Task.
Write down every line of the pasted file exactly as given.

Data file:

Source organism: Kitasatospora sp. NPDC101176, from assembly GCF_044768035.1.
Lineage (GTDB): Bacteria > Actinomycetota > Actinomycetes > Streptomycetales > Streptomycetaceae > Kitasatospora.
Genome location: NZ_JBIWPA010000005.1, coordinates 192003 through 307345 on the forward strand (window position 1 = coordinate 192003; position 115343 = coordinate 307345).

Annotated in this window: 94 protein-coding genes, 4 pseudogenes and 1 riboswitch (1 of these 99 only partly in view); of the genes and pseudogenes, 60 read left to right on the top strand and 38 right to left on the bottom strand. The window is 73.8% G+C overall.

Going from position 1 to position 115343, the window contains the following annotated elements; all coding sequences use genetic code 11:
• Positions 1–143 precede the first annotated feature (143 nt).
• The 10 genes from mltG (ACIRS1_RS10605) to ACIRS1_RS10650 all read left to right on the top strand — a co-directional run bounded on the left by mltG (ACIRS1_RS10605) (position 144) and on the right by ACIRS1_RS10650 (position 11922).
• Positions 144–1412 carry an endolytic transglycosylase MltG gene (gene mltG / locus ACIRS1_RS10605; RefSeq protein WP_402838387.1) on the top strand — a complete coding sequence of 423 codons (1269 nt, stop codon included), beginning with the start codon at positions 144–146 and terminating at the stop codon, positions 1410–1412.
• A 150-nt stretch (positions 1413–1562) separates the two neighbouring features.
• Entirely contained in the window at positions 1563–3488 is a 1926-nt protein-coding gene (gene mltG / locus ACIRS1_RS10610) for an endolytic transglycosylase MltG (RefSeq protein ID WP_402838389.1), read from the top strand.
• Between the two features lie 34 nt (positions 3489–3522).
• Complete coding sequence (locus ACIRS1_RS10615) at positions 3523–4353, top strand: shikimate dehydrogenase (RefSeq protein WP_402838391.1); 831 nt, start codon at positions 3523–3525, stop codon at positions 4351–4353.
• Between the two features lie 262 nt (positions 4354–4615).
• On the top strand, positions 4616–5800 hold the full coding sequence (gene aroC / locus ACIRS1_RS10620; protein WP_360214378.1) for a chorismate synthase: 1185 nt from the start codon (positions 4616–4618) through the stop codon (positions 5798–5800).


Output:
Source organism: Kitasatospora sp. NPDC101176, from assembly GCF_044768035.1.
Lineage (GTDB): Bacteria > Actinomycetota > Actinomycetes > Streptomycetales > Streptomycetaceae > Kitasatospora.
Genome location: NZ_JBIWPA010000005.1, coordinates 192003 through 307345 on the forward strand (window position 1 = coordinate 192003; position 115343 = coordinate 307345).

Annotated in this window: 94 protein-coding genes, 4 pseudogenes and 1 riboswitch (1 of these 99 only partly in view); of the genes and pseudogenes, 60 read left to right on the top strand and 38 right to left on the bottom strand. The window is 73.8% G+C overall.

Going from position 1 to position 115343, the window contains the following annotated elements; all coding sequences use genetic code 11:
• Positions 1–143 precede the first annotated feature (143 nt).
• The 10 genes from mltG (ACIRS1_RS10605) to ACIRS1_RS10650 all read left to right on the top strand — a co-directional run bounded on the left by mltG (ACIRS1_RS10605) (position 144) and on the right by ACIRS1_RS10650 (position 11922).
• Positions 144–1412 carry an endolytic transglycosylase MltG gene (gene mltG / locus ACIRS1_RS10605; RefSeq protein WP_402838387.1) on the top strand — a complete coding sequence of 423 codons (1269 nt, stop codon included), beginning with the start codon at positions 144–146 and terminating at the stop codon, positions 1410–1412.
• A 150-nt stretch (positions 1413–1562) separates the two neighbouring features.
• Entirely contained in the window at positions 1563–3488 is a 1926-nt protein-coding gene (gene mltG / locus ACIRS1_RS10610) for an endolytic transglycosylase MltG (RefSeq protein ID WP_402838389.1), read from the top strand.
• Between the two features lie 34 nt (positions 3489–3522).
• Complete coding sequence (locus ACIRS1_RS10615) at positions 3523–4353, top strand: shikimate dehydrogenase (RefSeq protein WP_402838391.1); 831 nt, start codon at positions 3523–3525, stop codon at positions 4351–4353.
• Between the two features lie 262 nt (positions 4354–4615).
• On the top strand, positions 4616–5800 hold the full coding sequence (gene aroC / locus ACIRS1_RS10620; protein WP_360214378.1) for a chorismate synthase: 1185 nt from the start codon (positions 4616–4618) through the stop codon (positions 5798–5800).